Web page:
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Some scholars have rejected the idea of the theory of evolution as being against the Qur'anic teaching of the creation of the human being, whereas others have accepted it as being compatible with the Qur'an and as being Allah's plan for the human being and how to engage in creation.

It seems that there is some generational factor here - the older generation tended to reject it more, perhaps because they saw the theory of evolution as being associated with colonialism or secularization, and as an attack on traditional Muslim values. This is less of a factor in today's globalized world. 

At the same time, the theory of evolution is only a theory and cannot necessarily be said to be true either. It is simply considered an acceptble possibility, pending further evidence, by some scholars. 

The idea that life originated from water is supported by the Qur'an. 

One could somewhat nebulously suggest that the idea of "nasnas", or prior types of humanoids, which appears in hadith, could also support the idea of evolution, although in my view this may be a stretch in interpreting the hadith. 

There is a paper on Shi'i scholars' responses to evolution in the conference proceedings for this conference, if you are interested in reading it.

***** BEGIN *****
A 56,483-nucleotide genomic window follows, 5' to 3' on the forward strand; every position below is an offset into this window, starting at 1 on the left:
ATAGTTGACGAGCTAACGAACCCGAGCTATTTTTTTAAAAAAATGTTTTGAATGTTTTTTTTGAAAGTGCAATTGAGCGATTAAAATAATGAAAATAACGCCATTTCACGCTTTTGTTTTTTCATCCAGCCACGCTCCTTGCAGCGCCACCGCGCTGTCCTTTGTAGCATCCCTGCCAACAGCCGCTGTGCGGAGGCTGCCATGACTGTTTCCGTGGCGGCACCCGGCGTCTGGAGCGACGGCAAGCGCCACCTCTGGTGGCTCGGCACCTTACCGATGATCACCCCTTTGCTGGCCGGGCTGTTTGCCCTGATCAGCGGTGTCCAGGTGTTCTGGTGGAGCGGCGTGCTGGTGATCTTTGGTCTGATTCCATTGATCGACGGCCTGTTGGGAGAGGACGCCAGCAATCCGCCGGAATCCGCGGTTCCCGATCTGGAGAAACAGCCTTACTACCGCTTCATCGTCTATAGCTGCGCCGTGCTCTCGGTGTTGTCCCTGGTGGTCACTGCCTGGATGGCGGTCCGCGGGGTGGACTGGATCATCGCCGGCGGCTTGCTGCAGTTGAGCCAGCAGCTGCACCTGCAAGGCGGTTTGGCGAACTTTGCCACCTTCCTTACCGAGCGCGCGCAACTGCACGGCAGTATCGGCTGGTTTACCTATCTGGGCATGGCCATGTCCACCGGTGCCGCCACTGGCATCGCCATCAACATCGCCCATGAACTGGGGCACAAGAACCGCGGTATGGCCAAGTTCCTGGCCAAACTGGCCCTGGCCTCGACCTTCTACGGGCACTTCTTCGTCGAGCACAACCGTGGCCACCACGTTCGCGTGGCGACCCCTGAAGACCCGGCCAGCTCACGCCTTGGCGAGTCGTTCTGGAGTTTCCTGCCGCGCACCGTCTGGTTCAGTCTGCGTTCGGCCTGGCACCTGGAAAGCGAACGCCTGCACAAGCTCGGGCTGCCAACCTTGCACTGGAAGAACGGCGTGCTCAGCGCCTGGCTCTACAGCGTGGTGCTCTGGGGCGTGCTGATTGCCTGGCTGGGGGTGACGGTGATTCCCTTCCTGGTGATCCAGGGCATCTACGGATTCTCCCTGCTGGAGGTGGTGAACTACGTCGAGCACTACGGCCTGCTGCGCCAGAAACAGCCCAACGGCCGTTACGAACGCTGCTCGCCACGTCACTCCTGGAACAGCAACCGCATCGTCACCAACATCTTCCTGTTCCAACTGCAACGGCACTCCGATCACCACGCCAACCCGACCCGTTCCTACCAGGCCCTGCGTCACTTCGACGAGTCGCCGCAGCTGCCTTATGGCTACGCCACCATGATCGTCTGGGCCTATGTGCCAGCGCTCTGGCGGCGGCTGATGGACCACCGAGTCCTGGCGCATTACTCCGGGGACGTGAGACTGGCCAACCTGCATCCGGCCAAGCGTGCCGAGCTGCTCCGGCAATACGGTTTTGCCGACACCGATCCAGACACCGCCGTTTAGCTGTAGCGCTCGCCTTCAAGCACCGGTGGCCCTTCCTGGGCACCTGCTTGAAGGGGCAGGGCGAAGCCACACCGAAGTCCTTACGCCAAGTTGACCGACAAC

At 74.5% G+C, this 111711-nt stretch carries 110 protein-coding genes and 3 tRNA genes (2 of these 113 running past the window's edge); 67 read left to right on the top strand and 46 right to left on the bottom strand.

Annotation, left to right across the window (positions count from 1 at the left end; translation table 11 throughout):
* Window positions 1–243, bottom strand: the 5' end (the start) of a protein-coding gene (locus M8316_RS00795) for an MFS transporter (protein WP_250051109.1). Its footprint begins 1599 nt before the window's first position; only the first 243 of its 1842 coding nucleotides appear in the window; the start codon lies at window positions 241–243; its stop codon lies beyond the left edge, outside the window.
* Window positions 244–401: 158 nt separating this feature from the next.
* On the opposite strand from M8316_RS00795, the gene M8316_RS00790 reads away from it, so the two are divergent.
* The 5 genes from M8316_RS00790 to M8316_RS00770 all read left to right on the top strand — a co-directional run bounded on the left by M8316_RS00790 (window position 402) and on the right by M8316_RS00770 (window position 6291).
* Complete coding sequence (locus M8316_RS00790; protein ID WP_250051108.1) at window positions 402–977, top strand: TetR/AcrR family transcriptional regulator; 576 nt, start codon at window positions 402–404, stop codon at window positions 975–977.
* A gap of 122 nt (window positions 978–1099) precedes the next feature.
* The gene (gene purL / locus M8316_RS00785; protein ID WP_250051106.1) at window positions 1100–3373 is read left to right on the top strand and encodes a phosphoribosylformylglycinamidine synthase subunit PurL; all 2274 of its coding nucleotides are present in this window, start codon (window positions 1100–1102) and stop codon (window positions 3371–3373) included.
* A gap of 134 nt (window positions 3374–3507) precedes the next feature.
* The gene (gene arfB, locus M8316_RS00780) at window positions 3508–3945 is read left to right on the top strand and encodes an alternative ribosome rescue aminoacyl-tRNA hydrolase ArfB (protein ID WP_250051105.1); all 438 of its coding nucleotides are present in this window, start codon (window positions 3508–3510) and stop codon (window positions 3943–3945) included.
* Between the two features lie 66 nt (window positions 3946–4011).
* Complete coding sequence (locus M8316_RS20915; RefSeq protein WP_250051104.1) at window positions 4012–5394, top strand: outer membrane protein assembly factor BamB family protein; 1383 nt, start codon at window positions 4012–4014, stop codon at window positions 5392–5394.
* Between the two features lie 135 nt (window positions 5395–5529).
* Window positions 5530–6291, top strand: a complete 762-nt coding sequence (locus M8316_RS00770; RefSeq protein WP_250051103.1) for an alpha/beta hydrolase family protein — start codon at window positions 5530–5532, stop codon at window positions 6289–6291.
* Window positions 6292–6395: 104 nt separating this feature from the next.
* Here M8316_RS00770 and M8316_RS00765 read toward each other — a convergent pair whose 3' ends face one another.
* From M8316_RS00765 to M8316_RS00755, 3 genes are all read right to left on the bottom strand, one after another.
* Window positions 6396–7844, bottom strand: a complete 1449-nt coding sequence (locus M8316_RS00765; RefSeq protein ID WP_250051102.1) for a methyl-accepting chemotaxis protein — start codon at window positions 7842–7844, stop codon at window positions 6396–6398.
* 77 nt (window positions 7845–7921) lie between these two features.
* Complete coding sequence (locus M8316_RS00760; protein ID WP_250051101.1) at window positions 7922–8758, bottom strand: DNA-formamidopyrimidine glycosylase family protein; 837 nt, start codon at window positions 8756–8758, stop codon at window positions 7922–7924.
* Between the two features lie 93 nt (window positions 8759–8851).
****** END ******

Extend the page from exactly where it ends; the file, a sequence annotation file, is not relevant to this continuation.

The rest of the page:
There are hundreds of useful books in many websites e.g. Kitab Al-Irshad by Al-Shaikh Al-Mufeed, The Right Path by Sharafuddin, Then I was Guided by Dr Tijani, Peshawar Nights by Sultan Al-Wa'izeen, and many others.

These websites


have also many useful books.


There have been great Islamic scholars throughout the Islamic world, including regions which were part of the Persian Empire and the Roman Empire.

Scholars who are from regions that were once part of the Roman Empire include scholars from Al-Andalus, North Africa, parts of the Arabian Peninsula, and some other parts of today's Arabic-speaking world.  (I'm sure you can find some examples from each region if you look!)

That said, the centre of the Roman Empire (Rome) and the regions immediately surrounding it (such as most of Italy and Greece) never became part of the Arab-Muslim Empire. Usually the capital or centre of a civilisation has the greatest scholarly output and resources. (That is apart from the conquest of Byzantium. and that happened rather late in Islamic history.) In contrast, the heart of the Persian Empire was absorbed into the Arab-Muslim Empire. So this could be a factor.

It could also be a matter of nomenclature. The regions of the Roman Empire that were integrated into the Arab-Muslim Empire were usually more on the fringes or outskirts of the Empire, and generally the people there did not identify themselves as "Romans"; they were simply under Roman control. For instance, Islamic scholars from Egypt would not have identified themselves as "Roman" despite the fact that Egypt was once a Roman province. In contrast, many people from the Persian Empire were identified as "Persian".

So, perhaps these may be factors.

In any case, there have been Islamic scholars from all these regions. 

The authentic Hadeeth in al-Kaafi encourages kissing the hands of the Prophet (SAWA) and his Holy Progeny and any one whose hands are kissed for the sake of them. No doubt, kissing the hands of your parents is very good and also the hands of pious scholars who are servants of Ahlul Bayt (AS) and the hands of any believer as far as this kissing his hand is for the sake of Allah and not for worldly matter.